Temporary, abrupt rate increases of at least 15 BPM above the baseline FHR that last less than 30 seconds.
Less than 6 BPM change in FHR from baseline for a 10 minute period. Typically caused by uteroplacental insufficiency, but can also be caused by maternal hypotension, cord compression and fetal hypoxia.
The normal bluish color of hands and feet of the newborn caused by sluggish peripheral circulation
The outcome of coping at a specific point in time
Technique in which IV fluid is infused into the amniotic cavity through an intrauterine pressure catheter.
Manual rupture of the amniotic membranes by the healthcare provider
Baseline Fetal Heart Rate
The average FHR that occurs for at least 2 minutes during a 10-minute period of time. Assessed when there are no uterine contractions. Baseline FHR should be 110-160 BPM.
Fluctuations, or constant changes in the baseline fetal heart rate within a 10-minute window.
Thick mucus mixed with pink or dark brown blood.
Condition in the neonate caused by hypothermia, in which the increased metabolic rate required to generate body heat causes increased respiratory rate and O2 consumption.
A dynamic process in which emotions and stress affect and influence each other; coping changes the relationship between the individual and the environment
When about 3-4cm of the fetal head is visible.
Decreases in the FHR
Opening (widening) of the cervix
A person whose only job is to support and encourage the woman in the task of giving birth
Thinning of the cervix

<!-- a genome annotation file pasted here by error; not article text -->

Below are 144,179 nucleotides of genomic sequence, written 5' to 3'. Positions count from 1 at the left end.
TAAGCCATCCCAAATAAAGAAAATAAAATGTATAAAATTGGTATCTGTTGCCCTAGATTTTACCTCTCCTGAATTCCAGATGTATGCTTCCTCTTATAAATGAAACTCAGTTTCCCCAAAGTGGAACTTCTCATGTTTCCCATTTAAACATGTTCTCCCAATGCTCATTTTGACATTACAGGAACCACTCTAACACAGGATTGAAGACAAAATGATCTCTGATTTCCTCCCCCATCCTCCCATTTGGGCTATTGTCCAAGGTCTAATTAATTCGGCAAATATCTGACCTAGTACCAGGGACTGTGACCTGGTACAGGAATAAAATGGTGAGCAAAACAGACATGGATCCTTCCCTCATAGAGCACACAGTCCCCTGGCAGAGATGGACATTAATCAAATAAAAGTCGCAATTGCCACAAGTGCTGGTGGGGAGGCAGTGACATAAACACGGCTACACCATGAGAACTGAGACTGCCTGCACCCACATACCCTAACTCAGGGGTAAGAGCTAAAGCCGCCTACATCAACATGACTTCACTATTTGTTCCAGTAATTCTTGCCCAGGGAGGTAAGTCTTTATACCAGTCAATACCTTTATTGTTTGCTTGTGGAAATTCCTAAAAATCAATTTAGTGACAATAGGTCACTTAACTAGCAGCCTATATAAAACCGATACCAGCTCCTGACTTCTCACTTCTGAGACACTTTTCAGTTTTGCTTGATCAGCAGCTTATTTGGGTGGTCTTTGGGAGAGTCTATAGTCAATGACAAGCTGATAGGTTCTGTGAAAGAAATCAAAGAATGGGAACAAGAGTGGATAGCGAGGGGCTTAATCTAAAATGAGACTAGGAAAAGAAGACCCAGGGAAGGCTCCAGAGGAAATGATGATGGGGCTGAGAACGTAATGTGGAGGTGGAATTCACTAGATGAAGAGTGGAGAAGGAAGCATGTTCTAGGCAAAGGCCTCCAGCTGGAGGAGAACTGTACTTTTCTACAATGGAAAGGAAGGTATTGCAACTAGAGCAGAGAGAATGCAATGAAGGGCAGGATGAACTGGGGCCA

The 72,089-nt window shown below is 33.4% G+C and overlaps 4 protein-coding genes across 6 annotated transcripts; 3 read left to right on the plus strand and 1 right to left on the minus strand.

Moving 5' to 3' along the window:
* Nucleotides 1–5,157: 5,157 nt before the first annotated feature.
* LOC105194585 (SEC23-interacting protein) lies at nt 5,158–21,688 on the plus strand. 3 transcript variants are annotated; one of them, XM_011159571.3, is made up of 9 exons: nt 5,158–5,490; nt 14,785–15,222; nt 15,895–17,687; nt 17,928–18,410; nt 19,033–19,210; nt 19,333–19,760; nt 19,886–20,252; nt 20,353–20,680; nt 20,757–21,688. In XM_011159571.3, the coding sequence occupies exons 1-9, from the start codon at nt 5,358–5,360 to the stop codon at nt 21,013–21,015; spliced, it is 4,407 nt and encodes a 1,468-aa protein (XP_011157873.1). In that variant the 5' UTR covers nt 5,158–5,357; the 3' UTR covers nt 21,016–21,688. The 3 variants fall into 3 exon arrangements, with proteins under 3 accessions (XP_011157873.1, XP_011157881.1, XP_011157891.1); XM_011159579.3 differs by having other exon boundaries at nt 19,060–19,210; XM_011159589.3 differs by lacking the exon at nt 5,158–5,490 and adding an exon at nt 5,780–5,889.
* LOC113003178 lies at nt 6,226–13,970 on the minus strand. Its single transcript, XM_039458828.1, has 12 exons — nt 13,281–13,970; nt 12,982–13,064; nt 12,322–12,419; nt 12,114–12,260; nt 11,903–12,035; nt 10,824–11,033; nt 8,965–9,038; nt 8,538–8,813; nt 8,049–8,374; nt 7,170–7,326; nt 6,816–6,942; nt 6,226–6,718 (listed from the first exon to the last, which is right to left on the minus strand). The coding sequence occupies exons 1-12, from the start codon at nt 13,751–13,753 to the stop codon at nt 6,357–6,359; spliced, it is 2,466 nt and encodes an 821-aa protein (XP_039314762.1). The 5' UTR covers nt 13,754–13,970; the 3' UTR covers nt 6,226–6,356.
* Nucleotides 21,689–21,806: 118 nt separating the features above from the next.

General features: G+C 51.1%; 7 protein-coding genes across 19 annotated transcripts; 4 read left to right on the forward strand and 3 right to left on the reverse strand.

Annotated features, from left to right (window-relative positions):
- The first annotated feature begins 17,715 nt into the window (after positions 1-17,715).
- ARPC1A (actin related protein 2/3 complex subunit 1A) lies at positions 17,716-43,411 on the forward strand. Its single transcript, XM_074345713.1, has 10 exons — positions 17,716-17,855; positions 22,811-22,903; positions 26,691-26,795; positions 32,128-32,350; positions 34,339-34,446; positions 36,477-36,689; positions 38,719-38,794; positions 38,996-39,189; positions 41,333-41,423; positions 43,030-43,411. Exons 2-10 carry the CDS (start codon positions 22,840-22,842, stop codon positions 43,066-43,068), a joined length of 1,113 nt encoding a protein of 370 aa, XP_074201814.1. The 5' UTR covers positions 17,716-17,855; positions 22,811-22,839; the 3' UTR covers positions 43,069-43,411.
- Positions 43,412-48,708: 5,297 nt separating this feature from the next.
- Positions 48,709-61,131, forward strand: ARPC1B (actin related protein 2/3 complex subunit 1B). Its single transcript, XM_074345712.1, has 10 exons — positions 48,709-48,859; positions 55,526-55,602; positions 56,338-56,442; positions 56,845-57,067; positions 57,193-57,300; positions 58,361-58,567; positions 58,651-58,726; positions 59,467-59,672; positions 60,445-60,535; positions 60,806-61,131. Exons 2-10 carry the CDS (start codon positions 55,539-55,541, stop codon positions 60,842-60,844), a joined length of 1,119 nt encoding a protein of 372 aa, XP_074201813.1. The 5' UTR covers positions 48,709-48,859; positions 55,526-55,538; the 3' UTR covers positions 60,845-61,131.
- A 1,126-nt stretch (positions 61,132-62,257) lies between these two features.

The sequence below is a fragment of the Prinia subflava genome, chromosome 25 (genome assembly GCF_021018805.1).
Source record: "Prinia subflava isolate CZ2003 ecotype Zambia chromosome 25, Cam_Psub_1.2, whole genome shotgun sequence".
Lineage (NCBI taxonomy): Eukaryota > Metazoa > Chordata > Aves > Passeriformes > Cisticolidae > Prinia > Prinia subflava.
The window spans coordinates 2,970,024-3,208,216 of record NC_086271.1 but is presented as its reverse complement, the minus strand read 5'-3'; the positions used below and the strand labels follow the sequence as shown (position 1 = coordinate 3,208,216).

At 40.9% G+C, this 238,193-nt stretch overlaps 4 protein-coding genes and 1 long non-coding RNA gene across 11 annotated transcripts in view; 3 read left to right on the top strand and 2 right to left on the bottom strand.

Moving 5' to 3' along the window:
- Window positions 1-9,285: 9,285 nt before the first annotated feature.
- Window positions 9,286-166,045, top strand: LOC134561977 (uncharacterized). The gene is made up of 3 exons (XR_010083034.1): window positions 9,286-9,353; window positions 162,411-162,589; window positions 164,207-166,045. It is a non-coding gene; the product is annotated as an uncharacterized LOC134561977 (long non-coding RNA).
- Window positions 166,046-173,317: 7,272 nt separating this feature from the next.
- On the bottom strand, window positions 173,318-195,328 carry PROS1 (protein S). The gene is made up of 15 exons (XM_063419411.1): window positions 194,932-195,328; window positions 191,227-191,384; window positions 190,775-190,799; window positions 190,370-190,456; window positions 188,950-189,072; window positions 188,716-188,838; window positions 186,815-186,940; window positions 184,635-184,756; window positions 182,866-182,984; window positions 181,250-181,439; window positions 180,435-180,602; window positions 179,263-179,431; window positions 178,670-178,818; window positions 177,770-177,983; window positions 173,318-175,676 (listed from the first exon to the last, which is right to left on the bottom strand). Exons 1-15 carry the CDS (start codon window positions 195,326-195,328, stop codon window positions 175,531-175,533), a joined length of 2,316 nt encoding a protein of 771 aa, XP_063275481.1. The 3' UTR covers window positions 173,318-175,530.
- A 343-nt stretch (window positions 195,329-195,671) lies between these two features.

Changes in the FHR that are not associated with uterine contractions
Fetal heart rate (FHR) below 10 BPM for 10 minutes or longer.
Fetal heart rate greater than 160 BPM for 10 minutes or longer
Area where sutures meet (on the fetal head). "Soft spot."
Decreasesin the FHR that begin after the beginning of the contraction and do not return to the baseline FHR until after the contraction ends. Suggests that the placenta is not delivering enough O2 to the fetus (uteroplacental insuffciency).
Abdominal palpations used to determine fetal position
Describes how the fetus is oriented to the mother's spine.
Longitudinal - most common - fetus is parallel to spine
Transverse - fetus is perpendicular to spine
Oblique - fetus is between longitudinal and transverse
Occurs when there is an over 25 BPM fluctuation over the FHR baseline and can indicate cord prolapse or maternal hypotension
The changing of the shape of the fetal head as it passes through the pelvis.
Neutral Thermal Environment
Environment for the neonate in which heat loss is minimal and O2 consumption needs are the lowest.
Test performed on the mother to determine whether membranes have ruptured. Nitrazine paper is a type of pH paper that turns dark blue or dark blue-green in the presence of amniotic fluid
A term to describe a situation in which the umbilical cord is wrapped around the fetuses neck
Acute conjunctivitis in the newborn caused by Neisseria gonorrhoeae
Temporary changes in the baseline fetal heart rate associated with uterine contractions
Abrupt FHR decreases of at least 15 BPM from baseline that last longer than 2 minutes but less than 10 minutes
Describes the level of of the presenting part (usually the head) in the pelvis. Estimated in centimeters from the level of the ischial spines in the mother's pelvis (0 station). Minus stations are above the ischial spines; positive stations, below.
Strong connective tissue that holds the fetal head bones together
Placenta not delivering enough oxygen to the fetus
Vaginal Birth After Cesarean
Four Components of the Birth Process
Powers - Forces that cause cervix to open & propel fetus through birth canal